By Ezra Robert Farley does a bang-up job of, well, banging up domino theory today, and I'm glad to see him doing it. From Ben Stein's insane editorials after Deep Throat revealed himself to Peggy Noonan's odd pivot at the end of the first chapter of her memoirs, the essential rightness of domino theory keeps popping up among right-wing "intellectuals" as proof of the left's basic naiveté and idiocy. It shouldn't. Domino theory is the sort of supratheory used as trump card by those who want to justify war when the conflict itself is unjustified. It also, helpfully, lets them argue for indefinite warfare, even when our continued presence would render our immediate objectives harder to attain and do enormous damage to us, our enemies, and all civilians unlucky enough to become collateral. That's the sort of theory that deserves extra-super-special scrutiny and domino theory, as it stands, doesn't hold up. The threat in domino theory, of course, was that American weakness anywhere would...
  • The Failing, Faltering Media

    By Ezra It's interesting that in a discussion where everyone agrees on much, the one thing no one disputes is that the press is blind, deaf, and dumb. In the ID debate, and particularly the paragraph Melissa excerpted below, the problem isn't bias, it's ignorance. The reporter is clearly trying to call ID a "mere" theory and then show that scientists reject it as "scientific" theory, but he's got the definitions all wrong, he's conflating the colloquial and the academic, and ending with incoherence. Policy reporting, in the contemporary press corps, is worse than bad. On an intellectual level, it's criminally negligent. During the 1994 Health Care Battle, polls showed that the American people knew less about Clinton's plan as time went on. So from the start, and through the press's blanket coverage, news consumers actually lost information. That's a staggering statistic if you think about it. When the fight was ending, polls were done on what sort of health care system Americans...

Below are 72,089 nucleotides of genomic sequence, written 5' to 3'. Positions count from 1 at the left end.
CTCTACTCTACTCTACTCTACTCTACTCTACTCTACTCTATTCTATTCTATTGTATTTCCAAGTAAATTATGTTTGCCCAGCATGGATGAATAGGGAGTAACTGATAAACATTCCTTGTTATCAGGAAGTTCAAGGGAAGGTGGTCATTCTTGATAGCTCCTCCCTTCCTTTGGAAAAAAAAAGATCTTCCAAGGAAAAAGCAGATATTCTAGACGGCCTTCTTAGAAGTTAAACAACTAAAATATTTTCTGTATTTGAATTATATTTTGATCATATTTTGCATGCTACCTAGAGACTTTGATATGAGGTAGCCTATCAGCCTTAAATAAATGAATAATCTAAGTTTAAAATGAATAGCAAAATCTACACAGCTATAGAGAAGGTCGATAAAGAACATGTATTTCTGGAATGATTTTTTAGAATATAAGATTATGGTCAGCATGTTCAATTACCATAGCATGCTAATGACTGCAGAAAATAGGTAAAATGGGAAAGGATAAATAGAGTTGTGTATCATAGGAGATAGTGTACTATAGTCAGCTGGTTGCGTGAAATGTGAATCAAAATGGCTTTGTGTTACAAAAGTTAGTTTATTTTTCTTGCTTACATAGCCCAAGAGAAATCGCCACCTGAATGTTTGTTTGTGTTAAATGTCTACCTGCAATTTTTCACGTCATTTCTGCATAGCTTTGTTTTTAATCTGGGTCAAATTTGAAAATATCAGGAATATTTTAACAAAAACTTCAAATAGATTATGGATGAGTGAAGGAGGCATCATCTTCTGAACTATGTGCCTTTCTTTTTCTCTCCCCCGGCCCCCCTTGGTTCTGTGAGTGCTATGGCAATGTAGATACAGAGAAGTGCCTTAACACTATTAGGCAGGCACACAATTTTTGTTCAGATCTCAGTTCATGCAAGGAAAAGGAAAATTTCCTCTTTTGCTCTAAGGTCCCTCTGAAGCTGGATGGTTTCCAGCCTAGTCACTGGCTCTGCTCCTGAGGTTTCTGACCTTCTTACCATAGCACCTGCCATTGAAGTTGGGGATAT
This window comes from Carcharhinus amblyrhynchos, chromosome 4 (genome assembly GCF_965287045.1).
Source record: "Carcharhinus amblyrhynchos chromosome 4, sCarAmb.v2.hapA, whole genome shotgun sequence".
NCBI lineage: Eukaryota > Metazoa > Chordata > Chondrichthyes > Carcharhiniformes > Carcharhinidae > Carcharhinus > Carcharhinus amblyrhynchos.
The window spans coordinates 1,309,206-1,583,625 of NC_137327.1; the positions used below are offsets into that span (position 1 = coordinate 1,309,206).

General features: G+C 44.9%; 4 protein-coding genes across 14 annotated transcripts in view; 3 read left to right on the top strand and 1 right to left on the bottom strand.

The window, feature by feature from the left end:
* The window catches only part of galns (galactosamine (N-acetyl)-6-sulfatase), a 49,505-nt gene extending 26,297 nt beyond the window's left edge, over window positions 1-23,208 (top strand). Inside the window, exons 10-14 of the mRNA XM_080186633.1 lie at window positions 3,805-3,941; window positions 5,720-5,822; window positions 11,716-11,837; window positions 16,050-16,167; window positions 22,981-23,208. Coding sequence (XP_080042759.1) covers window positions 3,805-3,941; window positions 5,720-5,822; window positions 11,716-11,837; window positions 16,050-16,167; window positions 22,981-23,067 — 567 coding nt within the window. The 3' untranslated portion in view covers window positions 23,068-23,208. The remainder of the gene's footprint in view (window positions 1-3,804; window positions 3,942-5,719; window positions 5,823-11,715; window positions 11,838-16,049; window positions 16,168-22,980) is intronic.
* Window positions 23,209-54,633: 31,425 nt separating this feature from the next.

• Salon-a-Thon: Media Bias

    Shakes here… Ezra tells me he’d like to hear my response to his Media Bias posts, so off I go… Mannion and Ezra are both right and wrong. Mannion, the observer, sees a press who had it in for Clinton, and Ezra, the wonk, sees a press who rightfully turned the stupid actions of a president into news stories that sell. They aren’t, as they first appear, contrasting theories of what happened. What’s missing is the connecting piece between the two that Shakes, the anthropologist, can’t help but see—human nature, that confounding and unshakable thing that makes a term like “media bias” not a theory, but an inevitable and intractable fact. The media are, in the end, just people, and people are not objective, even if the press is meant to be. It’s not only just possible, but likely, that the media covering Clinton, who, as noted in Ezra’s piece, were Clinton supporters to the man, were frustrated by a successful president who undermined his ability to effectively do his job because he couldn...